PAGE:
Between Ideology and Utopia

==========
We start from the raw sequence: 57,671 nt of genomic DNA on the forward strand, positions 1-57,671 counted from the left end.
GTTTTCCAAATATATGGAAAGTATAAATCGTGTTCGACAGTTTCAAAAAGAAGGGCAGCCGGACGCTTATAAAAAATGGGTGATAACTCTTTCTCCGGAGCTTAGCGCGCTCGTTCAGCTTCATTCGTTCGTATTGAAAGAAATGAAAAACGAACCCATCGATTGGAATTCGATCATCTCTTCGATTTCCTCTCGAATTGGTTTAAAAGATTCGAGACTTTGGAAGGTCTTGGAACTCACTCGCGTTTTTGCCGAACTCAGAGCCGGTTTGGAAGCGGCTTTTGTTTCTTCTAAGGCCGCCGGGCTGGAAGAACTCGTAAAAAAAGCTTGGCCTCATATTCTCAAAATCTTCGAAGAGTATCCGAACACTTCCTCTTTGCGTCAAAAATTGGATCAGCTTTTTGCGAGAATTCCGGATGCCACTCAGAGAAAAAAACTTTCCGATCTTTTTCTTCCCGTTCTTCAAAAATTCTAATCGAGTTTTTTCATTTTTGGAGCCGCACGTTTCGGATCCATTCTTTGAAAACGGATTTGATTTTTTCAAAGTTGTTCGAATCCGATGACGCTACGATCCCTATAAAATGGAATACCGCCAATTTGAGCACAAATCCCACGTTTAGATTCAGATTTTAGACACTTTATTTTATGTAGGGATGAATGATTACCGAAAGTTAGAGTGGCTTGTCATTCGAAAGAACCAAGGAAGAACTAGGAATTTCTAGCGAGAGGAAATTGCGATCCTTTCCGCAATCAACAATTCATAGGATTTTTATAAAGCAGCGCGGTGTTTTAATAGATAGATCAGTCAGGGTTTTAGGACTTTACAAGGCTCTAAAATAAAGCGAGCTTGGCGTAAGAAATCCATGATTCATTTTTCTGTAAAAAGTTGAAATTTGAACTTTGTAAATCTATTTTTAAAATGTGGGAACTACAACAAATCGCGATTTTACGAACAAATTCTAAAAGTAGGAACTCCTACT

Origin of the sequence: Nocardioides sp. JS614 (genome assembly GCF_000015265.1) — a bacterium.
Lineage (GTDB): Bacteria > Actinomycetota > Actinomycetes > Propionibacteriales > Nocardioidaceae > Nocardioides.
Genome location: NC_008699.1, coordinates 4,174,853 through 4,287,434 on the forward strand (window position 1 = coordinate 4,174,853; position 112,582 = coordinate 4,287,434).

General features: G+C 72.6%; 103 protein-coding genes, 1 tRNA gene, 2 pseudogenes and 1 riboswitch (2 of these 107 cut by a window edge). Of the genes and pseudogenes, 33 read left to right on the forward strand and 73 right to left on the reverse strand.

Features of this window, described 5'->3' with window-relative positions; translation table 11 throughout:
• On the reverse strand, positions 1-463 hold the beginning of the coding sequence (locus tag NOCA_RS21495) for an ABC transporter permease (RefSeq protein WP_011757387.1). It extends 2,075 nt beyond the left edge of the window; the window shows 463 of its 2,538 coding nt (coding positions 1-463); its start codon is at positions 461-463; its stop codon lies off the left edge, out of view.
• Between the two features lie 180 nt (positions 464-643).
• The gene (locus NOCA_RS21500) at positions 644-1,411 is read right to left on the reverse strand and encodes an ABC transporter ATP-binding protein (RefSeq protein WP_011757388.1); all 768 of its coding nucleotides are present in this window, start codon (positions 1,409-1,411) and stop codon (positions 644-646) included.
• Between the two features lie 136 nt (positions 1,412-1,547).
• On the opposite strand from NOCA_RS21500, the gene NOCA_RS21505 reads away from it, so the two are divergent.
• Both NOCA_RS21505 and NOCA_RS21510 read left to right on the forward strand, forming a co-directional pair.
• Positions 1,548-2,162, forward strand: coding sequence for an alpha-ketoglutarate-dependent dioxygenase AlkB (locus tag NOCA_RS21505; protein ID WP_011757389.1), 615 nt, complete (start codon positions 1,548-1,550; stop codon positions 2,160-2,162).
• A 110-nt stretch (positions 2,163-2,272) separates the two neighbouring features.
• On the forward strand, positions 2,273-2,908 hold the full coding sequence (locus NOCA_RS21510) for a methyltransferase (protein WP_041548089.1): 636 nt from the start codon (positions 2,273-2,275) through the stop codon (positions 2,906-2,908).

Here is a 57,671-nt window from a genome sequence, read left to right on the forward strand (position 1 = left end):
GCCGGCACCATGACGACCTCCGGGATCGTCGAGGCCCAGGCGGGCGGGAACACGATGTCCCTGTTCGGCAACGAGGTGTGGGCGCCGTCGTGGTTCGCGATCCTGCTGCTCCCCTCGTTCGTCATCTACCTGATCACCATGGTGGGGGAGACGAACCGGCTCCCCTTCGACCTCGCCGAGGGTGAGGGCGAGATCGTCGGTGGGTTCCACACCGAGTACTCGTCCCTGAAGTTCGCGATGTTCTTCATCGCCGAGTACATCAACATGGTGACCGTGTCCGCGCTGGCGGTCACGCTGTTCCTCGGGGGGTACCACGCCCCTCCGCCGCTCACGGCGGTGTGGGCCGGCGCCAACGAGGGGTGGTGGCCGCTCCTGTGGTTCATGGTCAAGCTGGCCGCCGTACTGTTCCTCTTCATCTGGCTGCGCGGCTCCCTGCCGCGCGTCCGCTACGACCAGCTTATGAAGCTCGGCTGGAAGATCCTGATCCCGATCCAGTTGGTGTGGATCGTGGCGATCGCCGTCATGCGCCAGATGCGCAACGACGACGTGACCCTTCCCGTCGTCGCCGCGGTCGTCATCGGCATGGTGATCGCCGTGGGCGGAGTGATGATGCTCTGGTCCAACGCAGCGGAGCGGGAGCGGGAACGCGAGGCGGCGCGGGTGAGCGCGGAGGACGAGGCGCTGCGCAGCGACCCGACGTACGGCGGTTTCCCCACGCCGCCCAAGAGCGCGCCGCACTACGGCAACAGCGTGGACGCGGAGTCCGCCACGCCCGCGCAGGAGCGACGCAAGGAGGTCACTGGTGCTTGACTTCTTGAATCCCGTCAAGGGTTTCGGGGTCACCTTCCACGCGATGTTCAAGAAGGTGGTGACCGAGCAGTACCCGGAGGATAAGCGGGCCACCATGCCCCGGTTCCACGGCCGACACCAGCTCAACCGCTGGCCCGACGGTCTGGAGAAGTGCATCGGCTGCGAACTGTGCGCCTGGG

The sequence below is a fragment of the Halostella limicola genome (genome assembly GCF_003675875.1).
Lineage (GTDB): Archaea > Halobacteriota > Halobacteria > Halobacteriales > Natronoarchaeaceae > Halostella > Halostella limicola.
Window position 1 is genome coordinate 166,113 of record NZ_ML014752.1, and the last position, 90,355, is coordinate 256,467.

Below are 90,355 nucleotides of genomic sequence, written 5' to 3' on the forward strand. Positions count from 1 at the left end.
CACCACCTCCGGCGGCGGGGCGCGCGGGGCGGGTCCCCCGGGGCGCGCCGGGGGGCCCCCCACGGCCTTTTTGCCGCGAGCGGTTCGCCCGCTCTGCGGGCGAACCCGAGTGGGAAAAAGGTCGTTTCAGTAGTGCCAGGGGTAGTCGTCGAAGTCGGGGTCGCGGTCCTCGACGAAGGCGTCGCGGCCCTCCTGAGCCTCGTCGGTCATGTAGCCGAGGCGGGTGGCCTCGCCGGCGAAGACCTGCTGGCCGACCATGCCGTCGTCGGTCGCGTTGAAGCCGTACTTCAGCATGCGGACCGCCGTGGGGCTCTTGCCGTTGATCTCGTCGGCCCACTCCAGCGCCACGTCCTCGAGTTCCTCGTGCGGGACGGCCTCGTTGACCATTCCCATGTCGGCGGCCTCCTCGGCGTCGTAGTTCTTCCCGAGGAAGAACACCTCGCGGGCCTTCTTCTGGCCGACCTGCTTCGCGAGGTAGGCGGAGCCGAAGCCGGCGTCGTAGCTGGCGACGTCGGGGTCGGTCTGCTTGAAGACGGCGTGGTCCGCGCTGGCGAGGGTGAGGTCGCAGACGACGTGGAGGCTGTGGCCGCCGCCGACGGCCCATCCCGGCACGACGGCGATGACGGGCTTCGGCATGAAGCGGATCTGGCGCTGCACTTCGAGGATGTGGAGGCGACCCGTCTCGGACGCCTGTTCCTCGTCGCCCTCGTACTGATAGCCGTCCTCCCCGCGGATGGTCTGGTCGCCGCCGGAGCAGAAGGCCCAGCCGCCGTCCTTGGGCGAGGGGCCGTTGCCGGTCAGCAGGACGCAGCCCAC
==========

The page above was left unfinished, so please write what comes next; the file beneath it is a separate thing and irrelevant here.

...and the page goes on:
Nineteenth-century European intellectual history has given rise to such varied and abundant research that one is surprised to find certain important problems long identified and yet still relatively unexplored. Such is the case for certain aspects of the crucial transition from Hegel to Marx, for minority tendencies among French socialists and for the Messianic phenomenon, national and religious, so central to the period, particularly in Eastern Europe, and so rarely studied in detail. Certainly, these lacunae are exemplified by the absence of any com prehensive work on August Cieszkowski whose overall contribution to the history of the period may be marginal but whose specific role in each of the areas mentioned is both significant in itself and illustrative of certain wider problems. Cieszkowski first achieved recognition as the author of the Pro legomena zur Historiosophie in 1838. This short tract never became popular among the Berlin Hegelians for whom it was intended but it affected a number of radical intellectuals outside their circle. His next work, Gott und Palingenesie, was a defense of personal immortality against Hegelian revisionism. The following year, however, he founded as a bulwark of the Hegelian school the Philosophische Gesellschaft against external critics and internal dissolution.